Jewish World Review May 18, 2010 / 5 Sivan 5770
A salute to FEMA in Nashville
By Wesley Pruden
http://www.JewishWorldReview.com | NASHVILLE, Tenn. | George W. Bush taught Barack Obama one big thing, and the new president learned the lesson well. When a storm strikes it's important to send help, not grudging hindrance.
When Hurricane Katrina devastated New Orleans five years ago, the Bush administration dispatched FEMA, the Federal Emergency Management Agency, to help. Sending FEMA, the city quickly learned, was only sending in the clowns. The feds dithered in getting to the scene, and dallied once there. "FEMA" is still the ugliest four-letter word in New Orleans.
In the wake of a punishing storm and flood that devastated large swaths of this city's neighborhoods and parts of several surrounding counties, Nashville is giving FEMA high marks. (The press, not so much. The national media has looked the other way.) FEMA has approved $79 million in grants since the Cumberland River, which meanders through Nashville, escaped its banks two weeks ago. "Having this amount of money on the street and having served this many clients, this certainly wouldn't have happened a few years ago," says James Bassham, director of the Tennessee Emergency Management Agency. "There's a lot of great lessons learned."
The Obama administration is learning similar lessons now in the Gulf of Mexico, where a broken oil rig and a runaway gusher is pumping oil into the Gulf. The estimates, some no doubt exaggerated as estimates in the wake of natural disasters always are, run to thousands of barrels a day. President Obama, decrying "finger-pointing," pointed his own finger at British Petroleum and the federal agencies responsible for monitoring the safety of oil rigs.
The weather disasters that befell Nashville and New Orleans are not remotely alike in the scope; many neighborhoods in New Orleans sat under 13 to 15 feet of a toxic soup of salt water, oil, raw sewage and other unsavory stuff for a month. Residents returned from refuge elsewhere to find their houses damp with voracious mold. Many houses, particularly in black neighborhoods, were no longer fit to live in, and remain abandoned and rotting today. New Orleans seemed briefly threatened with extinction.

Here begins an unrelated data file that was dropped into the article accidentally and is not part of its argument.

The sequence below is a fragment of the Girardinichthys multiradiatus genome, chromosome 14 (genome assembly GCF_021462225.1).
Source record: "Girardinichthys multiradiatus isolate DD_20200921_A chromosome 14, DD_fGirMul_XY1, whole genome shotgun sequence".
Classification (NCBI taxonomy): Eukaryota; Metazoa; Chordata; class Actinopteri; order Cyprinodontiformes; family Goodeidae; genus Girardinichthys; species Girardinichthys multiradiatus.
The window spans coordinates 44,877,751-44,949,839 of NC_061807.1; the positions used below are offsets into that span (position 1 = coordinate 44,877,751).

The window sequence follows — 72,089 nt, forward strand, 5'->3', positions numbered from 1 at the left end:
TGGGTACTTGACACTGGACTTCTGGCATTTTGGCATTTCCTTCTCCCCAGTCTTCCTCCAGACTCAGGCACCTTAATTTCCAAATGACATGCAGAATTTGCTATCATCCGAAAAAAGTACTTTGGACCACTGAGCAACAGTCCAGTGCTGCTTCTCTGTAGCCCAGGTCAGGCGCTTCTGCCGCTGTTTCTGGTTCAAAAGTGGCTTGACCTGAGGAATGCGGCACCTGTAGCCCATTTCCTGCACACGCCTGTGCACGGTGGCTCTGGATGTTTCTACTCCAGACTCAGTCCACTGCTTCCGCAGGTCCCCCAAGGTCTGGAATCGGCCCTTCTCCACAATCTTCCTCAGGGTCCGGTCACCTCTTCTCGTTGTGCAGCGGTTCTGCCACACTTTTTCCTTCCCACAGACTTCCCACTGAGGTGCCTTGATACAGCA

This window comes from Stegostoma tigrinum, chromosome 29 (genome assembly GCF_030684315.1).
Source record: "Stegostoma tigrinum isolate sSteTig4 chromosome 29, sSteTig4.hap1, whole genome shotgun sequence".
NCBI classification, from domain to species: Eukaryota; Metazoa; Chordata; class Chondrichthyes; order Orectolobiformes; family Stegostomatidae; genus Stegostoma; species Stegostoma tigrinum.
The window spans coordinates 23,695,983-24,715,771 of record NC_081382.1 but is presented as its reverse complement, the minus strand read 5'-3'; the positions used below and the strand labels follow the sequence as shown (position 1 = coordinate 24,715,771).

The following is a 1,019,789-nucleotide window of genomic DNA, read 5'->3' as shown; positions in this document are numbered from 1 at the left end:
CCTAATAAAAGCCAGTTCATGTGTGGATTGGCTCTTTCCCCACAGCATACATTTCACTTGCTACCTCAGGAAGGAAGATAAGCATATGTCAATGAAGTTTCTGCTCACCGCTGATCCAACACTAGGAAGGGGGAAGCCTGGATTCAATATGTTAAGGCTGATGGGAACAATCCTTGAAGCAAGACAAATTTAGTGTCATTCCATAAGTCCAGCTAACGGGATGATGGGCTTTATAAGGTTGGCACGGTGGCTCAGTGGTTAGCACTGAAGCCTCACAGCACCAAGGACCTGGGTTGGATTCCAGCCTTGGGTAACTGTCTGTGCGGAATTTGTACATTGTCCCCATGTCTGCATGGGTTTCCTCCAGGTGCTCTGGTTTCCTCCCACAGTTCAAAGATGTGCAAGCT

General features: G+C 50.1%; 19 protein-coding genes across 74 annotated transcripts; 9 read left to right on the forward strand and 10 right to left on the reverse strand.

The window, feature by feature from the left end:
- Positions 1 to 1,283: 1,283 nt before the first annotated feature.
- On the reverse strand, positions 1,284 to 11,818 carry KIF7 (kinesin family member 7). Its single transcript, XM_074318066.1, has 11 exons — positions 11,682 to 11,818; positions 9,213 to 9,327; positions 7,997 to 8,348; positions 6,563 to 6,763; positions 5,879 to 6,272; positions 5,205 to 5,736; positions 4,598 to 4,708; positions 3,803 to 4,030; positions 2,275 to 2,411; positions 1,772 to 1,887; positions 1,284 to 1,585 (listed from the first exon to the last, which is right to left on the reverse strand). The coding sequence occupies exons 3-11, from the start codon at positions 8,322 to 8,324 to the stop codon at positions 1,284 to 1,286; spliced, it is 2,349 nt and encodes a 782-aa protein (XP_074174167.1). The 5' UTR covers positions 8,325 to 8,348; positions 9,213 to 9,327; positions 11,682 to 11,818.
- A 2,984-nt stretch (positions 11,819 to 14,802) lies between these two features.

Neighborhoods near the Cumberland River in downtown Nashville, and Opryland, an amusement park surrounding the Grand Old Opry, were under water for several days. Basements in many houses on higher ground were flooded when up to 15 inches of rain turned streets into rivers and low-lying lawns into lakes over two bleak and soggy days. The water receded, and the tasks of assessing damage and cleaning up began. Ruined furniture, housewares and carpets wait now at curbside for pickup, and the struggle is on with aggressive mold, muck and stench.
But this time there's many a kind word for the feds, who are often mistrusted on principle by Southerners. It's genetic. Genes passed down from long-forgotten great-grandfathers who survived harsh Reconstruction make wariness of "yankee bureaucrats" instinctive. But FEMA's quick response has dissolved residual resentment of bureaucrats, Yankee or not.
Floodwaters surrounded the home of William Nicks in the Bellevue neighborhood and moved so quickly that Mr. Nicks and his wife had to flee to the roof of their house. When they were rescued Mr. Nicks applied for federal help. "We had heard they kicked most of the applications back to make you re-do them just to cull out some folks," he says. "But in one week I got $30,000 in the bank. That's all right."
FEMA officials say they tried to make Mr. Nicks' experience typical. Putting cash in bank accounts, and eliminating the usual bureaucratic hurdles, became a priority. "I think we've tried to streamline as much as we can," Derek Jensen, a FEMA spokesman, tells the Tennessean, the Nashville newspaper. "There's a lot of money out on the streets already, and we're less than two weeks out [from the flood]." FEMA inspectors, armed with laptop computers, became a familiar sight on blighted streets, entering photographs and information for instant communication to FEMA headquarters. Homeowners were typically not asked to fill out the usual reams of forms for dealing with Washington. Evan Kroft, whose home in East Nashville was flooded, filed for a grant to repair damage to his insulation and ventilation system, and four days later received a grant of $2,500. "Then they came out and did a follow-up call to make sure everything went well. Talk about responsive."
The dry-out, clean-up and fix-up will continue for months; residents still are asked to take only brief showers, limit their laundry and wait a while to wash the muck and mud from their cars. But the response from the feds was a nice surprise. Maybe Barack Obama should thank George W. Bush for the lessons in how not to respond to a natural disaster.
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© 2007 Wesley Pruden